Dolphin encounters, snorkelling, hiking the Diamond Head Trail and surfing are all popular activities for kids. The combined families enjoy Happy Hour at the hotel.



OAWK: So, tell us, what is it you like about Hawai’i that keeps you coming back as a family? Hawai’i is safe, and the climate is always pleasant. There is something for everyone here, shopping for the girls, golf for our husbands, water sports and sea life for kids. The kids are always keen to explore the outdoors, hiking, surfing, paddle boarding, which keeps them off their electronic devices for most of the holiday.

OAWK: What are the five things your kids MUST DO when they come to Hawai'i? Our kids really enjoy getting out into the Great Outdoors, so a holiday usually includes surfing, hiking and snorkelling, but here are their Top Five favourite things to do. 1. Volcanoes National Park. Located 45 miles southwest of Hilo on the big island of Hawai’i, Volcanoes National Park is home to one of the most active volcanoes on Earth. There are 150 miles of hiking trails through volcanic craters, scalded deserts and rainforests, a museum, petroglyphs, a walk-in lava tube and two active volcanoes: Maunaloa, which last erupted in 1984, and Kilauea, which has been erupting since January 3, 1983. 2. Snorkelling at Black Rock. At the northern tip of Ka’anapali Beach on the island of Maui, Black Rock is a prominent volcanic outcrop. Snorkel here in crystal clear water, following an underwater lava rock edge, and 

you’re likely to see colourful butterfly fish, parrot fish, damsel fish, surgeon fish, Moorish idols, blue tangs (Dory) and if you’re lucky, sea turtles. 3. Hiking the Diamond Head Trail. One of the most memorable hikes on the island of Oahu is up to the tip of Diamond Head Crater, rewarding you with 360 degrees views when you reach the top. While it might appear to be a challenging climb, in fact it only takes about 40 to 60 minutes to reach the 250 metre high summit. 4. Pearl Harbor Tour. At Pearl Harbor, in Honolulu, you can visit the spot where the US involvement in WWII began – and where it ended. Visit the USS Arizona Memorial and the Battleship Missouri, where the Japanese surrender ended the war. 5. Shopping. Even our boys loved shopping in Hawai'i, especially at the Ala Moana Center, the largest open-air shopping centre in the world, with delights such as Tesla, Apple, Quicksilver, cool convertible cars to rent, and sport shops.

OAWK: Where are your favourite places to eat? 1. Gyu-Kaku is a chain of Japanese cook-yourown BBQ restaurants. 2. IHOP (International House of Pancakes) or Denny's “full service pancake house”. For pancakes (obviously). 3. Food trucks on Waikiki Beach Walk. Everything from empanadas, fried shrimp and tacos to ramen, pizza and ice cream.

OAWK: What are your top tips for families? • Check out the happy hours and early bird specials for dinners. The early time slots suit families and both food and drinks are cheaper. • Get to the beach early when it’s less busy, and try to get out of the sun by lunchtime. • You can go shopping any time of day as shops are open all hours, but weekends will always be busier.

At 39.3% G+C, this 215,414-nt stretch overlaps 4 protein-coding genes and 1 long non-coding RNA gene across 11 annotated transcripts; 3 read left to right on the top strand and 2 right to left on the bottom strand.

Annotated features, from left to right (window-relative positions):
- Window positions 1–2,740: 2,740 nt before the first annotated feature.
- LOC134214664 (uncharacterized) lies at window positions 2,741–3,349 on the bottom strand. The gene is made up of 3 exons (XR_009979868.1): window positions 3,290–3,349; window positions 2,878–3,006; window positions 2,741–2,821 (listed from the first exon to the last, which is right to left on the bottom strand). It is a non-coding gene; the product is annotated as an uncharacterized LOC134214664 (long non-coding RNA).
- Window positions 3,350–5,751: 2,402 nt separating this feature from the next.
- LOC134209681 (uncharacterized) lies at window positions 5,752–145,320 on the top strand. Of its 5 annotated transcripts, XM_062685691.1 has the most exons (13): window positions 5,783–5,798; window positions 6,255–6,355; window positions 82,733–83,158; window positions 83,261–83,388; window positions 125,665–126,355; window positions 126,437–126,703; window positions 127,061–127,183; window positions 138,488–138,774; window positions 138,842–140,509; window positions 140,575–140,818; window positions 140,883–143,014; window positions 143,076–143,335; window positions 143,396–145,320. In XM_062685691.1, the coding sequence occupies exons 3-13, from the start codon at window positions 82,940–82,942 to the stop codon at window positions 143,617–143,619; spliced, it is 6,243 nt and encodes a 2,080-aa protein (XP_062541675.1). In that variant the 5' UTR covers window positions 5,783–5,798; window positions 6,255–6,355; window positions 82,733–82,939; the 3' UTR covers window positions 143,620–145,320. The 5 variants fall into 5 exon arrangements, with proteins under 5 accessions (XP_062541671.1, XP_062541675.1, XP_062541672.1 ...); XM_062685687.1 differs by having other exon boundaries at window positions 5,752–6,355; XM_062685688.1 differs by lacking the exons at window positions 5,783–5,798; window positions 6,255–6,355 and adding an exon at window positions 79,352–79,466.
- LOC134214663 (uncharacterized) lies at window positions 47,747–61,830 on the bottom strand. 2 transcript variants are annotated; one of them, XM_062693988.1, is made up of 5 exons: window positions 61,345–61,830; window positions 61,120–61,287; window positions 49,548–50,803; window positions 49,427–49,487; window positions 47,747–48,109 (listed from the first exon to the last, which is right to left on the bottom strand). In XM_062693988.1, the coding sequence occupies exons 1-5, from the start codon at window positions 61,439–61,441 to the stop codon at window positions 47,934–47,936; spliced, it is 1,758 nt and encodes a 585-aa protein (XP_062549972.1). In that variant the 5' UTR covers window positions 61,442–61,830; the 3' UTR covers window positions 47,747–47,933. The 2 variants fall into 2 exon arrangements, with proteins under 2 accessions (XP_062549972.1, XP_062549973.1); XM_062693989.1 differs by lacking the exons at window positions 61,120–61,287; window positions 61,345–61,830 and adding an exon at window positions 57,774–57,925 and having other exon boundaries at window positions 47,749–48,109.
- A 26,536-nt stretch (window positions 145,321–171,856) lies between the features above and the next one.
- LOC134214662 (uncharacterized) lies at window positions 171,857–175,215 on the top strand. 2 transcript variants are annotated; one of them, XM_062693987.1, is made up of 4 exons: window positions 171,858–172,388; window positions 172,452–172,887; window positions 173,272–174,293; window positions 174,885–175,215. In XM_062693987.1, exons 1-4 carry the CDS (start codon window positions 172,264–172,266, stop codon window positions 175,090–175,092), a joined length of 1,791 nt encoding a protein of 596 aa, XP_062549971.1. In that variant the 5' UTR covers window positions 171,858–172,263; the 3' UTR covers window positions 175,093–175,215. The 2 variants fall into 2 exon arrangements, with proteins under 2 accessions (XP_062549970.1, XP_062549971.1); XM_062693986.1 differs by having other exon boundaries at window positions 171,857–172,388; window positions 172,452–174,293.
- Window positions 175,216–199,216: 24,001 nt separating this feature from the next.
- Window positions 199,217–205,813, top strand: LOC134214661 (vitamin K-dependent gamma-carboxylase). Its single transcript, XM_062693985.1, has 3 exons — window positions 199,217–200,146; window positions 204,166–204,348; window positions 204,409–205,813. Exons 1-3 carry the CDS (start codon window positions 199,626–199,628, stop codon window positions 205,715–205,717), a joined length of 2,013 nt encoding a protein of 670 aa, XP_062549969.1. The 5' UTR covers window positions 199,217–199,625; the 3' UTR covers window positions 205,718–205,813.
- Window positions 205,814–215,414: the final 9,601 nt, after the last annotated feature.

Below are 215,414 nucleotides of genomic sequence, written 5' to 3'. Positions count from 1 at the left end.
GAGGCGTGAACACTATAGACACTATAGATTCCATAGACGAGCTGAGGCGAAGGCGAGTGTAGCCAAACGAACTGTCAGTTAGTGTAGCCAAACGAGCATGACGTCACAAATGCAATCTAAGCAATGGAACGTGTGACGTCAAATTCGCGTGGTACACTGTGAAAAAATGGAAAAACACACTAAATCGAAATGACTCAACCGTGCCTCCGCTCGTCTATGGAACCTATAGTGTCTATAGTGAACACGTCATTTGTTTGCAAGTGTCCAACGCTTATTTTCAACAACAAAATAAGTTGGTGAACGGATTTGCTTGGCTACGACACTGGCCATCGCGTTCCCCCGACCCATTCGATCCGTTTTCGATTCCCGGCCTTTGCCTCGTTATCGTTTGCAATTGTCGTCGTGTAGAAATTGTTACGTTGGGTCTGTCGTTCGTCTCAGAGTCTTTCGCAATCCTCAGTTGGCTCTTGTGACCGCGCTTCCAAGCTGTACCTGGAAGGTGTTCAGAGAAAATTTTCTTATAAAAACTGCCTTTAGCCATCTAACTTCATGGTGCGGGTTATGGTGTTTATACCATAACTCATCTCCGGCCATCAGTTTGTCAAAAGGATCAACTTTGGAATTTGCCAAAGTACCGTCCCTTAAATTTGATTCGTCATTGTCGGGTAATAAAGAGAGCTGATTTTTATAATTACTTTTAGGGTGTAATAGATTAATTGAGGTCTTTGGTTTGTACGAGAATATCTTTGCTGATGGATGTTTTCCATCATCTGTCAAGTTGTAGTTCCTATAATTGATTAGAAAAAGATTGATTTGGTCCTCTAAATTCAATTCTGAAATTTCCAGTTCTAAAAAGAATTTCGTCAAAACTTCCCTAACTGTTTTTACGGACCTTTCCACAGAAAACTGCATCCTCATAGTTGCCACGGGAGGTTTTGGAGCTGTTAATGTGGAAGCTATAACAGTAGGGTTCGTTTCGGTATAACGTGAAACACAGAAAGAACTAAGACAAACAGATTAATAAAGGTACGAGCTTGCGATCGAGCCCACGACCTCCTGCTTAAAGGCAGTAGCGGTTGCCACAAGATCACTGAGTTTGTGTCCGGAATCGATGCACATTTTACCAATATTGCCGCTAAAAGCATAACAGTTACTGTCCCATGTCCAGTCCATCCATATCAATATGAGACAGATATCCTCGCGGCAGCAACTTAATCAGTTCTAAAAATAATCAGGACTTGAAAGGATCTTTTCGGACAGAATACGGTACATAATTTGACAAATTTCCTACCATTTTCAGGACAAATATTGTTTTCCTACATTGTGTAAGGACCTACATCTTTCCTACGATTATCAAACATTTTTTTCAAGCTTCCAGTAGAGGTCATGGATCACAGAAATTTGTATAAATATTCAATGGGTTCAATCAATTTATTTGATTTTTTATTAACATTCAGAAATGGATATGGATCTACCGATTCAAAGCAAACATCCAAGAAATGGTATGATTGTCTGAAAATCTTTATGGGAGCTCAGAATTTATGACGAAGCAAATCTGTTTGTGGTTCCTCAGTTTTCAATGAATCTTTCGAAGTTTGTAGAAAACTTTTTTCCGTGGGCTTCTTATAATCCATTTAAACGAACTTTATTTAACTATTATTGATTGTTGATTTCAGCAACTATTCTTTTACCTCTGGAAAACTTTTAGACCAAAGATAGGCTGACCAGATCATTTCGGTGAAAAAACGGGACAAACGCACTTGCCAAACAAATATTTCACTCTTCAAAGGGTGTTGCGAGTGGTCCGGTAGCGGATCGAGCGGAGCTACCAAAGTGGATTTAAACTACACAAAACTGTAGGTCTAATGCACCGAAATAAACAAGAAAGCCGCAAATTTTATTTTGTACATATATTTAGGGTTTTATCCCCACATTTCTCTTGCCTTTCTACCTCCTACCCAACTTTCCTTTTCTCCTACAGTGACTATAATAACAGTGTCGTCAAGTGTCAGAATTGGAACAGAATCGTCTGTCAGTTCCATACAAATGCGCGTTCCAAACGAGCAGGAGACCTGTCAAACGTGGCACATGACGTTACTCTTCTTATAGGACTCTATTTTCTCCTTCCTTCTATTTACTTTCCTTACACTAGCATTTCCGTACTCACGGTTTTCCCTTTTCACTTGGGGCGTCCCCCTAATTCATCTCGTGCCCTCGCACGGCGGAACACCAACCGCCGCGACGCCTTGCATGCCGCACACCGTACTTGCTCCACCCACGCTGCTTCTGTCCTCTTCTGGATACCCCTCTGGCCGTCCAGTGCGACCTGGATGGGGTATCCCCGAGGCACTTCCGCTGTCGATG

OAWK: What are Oahu’s hidden gems, or underrated attractions, that families should seek out? 1. Kualoa Ranch. Visit the place on Oahu where Jurassic Park, Godzilla and Skull Island were filmed. Go horse riding, ziplining and quad biking – you can even do an ATV Raptor Tour of the Jurassic World film set. 2. Honolulu Zoo. Established in 1877 by King David Kalakaua, the zoo’s first inhabitants were the king’s private bird collection. These days the zoo has a wide range of creatures, both endemic and exotic, including monkeys, big cats, zebras and sloths. 3. U.S. Army Museum of Hawai'i. Housed inside Battery Randolph, a former coastal artillery battery, the museum holds a great collection of World War II armour pieces, including an AH-1 Cobra helicopter. 4. Hire a car and explore the North Shore. Visit famous surf breaks at Pipeline, SUMMER 2018




Hike past lava flows and watch live volcanies in Volcanoes National Park, swimming with turtles on Oahu's north shore.

Sunset Beach and Waimea Bay, go hiking, kayaking, stand up paddling, and biking. Swim under Waimea Falls and hang out with sea turtles near Haleiwa Town. 5. Kailua and other beaches on South Shore. Lanikai and Kailua beaches are coral reef-protected bays with white-powder sand, consistently ranked in Top 10 lists for the most beautiful beaches in the world. Because the bay is protected from a far-flung outer reef, Kailua Bay is great for paddle boarding, kite surfing, kayaking, snorkelling and swimming, and three nearby offshore islands — Moku Nui and Moku Iki (the Mokes) and Flat Island — make great destination points.

2. Whale watching. The shallow Auau Channel between Maui, Molokai and Lanai is one of the best whale-watching destinations in the world. You may also spot humpback whales, or ‘kohola’, from the southern shores of Oahu, especially at Makapuu Lighthouse and along the coast at Diamond Head. 3. Swim with dolphins. There are many tour operators in Oahu, Lanai and Maui that can take you out for a swim with Hawai’i’s graceful spinner dolphins. The Hawaiian name for dolphin is ‘nai’a’ and they can be spotted here throughout the year.

OAWK: What are Hawai’i's best animal encounters for kids?